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Associating events

We have a tendency to relate events to help us better deal the world. We know that if there are dark clouds in the sky then we should carry an umbrella because dark clouds are associated with rainy weather. But the presence of dark clouds doesn’t mean it will necessarily rain.

Miss-associating events

Such associations can be misleading or even superstitious. For example, if you are having a conversation with a person and they yawn does this mean they are not interested in what you are saying? Possibly, but it could also mean they didn’t sleep enough last night or there isn’t enough fresh air in the room.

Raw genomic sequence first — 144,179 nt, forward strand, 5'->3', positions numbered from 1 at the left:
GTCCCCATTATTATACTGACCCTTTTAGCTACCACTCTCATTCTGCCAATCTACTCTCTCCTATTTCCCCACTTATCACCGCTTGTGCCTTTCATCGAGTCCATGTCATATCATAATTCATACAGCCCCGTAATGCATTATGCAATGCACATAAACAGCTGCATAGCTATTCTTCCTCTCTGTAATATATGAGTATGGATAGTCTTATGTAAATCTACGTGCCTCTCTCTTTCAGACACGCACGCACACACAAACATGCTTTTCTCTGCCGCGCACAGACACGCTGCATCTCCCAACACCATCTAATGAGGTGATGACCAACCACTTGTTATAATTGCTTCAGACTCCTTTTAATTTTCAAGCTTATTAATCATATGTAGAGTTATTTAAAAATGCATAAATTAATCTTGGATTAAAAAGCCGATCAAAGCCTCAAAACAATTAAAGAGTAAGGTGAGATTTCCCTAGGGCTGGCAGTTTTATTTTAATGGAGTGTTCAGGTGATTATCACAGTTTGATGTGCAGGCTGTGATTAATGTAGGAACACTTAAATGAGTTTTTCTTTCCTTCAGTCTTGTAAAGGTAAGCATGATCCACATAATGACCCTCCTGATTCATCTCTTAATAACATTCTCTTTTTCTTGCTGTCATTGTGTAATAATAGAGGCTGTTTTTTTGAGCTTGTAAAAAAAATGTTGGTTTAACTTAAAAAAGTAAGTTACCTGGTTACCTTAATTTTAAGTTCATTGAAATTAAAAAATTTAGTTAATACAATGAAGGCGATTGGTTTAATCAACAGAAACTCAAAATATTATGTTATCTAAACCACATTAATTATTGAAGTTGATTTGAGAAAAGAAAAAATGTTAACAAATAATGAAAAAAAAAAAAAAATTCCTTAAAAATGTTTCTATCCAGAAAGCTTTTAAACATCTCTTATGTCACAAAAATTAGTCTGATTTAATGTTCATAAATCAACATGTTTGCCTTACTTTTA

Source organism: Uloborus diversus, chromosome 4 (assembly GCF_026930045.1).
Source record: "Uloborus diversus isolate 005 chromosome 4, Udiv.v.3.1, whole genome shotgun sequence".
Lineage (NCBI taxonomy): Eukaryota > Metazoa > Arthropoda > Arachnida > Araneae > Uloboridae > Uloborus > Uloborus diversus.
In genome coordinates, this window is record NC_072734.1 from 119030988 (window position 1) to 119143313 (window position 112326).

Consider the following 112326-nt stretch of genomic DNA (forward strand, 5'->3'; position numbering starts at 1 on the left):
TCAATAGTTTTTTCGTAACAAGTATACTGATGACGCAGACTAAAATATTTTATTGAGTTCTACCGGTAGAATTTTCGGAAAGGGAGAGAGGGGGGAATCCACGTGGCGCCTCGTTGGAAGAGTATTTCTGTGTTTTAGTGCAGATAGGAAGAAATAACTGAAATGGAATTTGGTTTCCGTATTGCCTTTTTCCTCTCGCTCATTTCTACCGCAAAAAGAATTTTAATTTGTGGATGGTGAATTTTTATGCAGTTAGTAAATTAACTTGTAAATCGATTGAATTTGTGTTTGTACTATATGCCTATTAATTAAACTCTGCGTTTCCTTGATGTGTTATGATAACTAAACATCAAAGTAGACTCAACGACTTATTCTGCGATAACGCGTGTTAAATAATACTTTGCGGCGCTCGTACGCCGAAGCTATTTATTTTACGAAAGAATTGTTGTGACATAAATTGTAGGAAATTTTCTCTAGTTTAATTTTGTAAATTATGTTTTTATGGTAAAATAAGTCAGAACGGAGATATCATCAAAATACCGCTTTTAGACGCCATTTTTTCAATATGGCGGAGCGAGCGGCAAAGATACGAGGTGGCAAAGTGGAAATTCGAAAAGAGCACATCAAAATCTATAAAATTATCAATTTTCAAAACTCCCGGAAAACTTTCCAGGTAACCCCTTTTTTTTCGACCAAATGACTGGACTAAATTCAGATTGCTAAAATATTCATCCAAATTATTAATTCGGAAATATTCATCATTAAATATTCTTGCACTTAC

Making such associations implies that one event means the other, or one event causes the other. Of course there are situations where events can be associated, but often unrelated events can get associated which leads to misunderstanding and faulty logic.

Simply distinct events

You can recognize a complex equivalence by noticing when two distinct events are associated. This can be done by questioning the relationship they have with each other as well as looking for counterexamples.

In order to understand if the association is valid you must ask “how does this mean that” or ask for clarification: “does this really mean that?”


Complex equivalence makes an association between two events.

A complex equivalence can lead to a misunderstanding, limited understanding, or faulty logic.

To understand if the association is valid, ask “how does this mean that” or “does this really mean that?”

Related Pages

Unspecified Nouns
Unspecified Verbs
Modal Operators of Possibility
Modal Operators of Necessity
Universal Quantifiers
Complex Equivalence
Cause and Effect
Mind Reading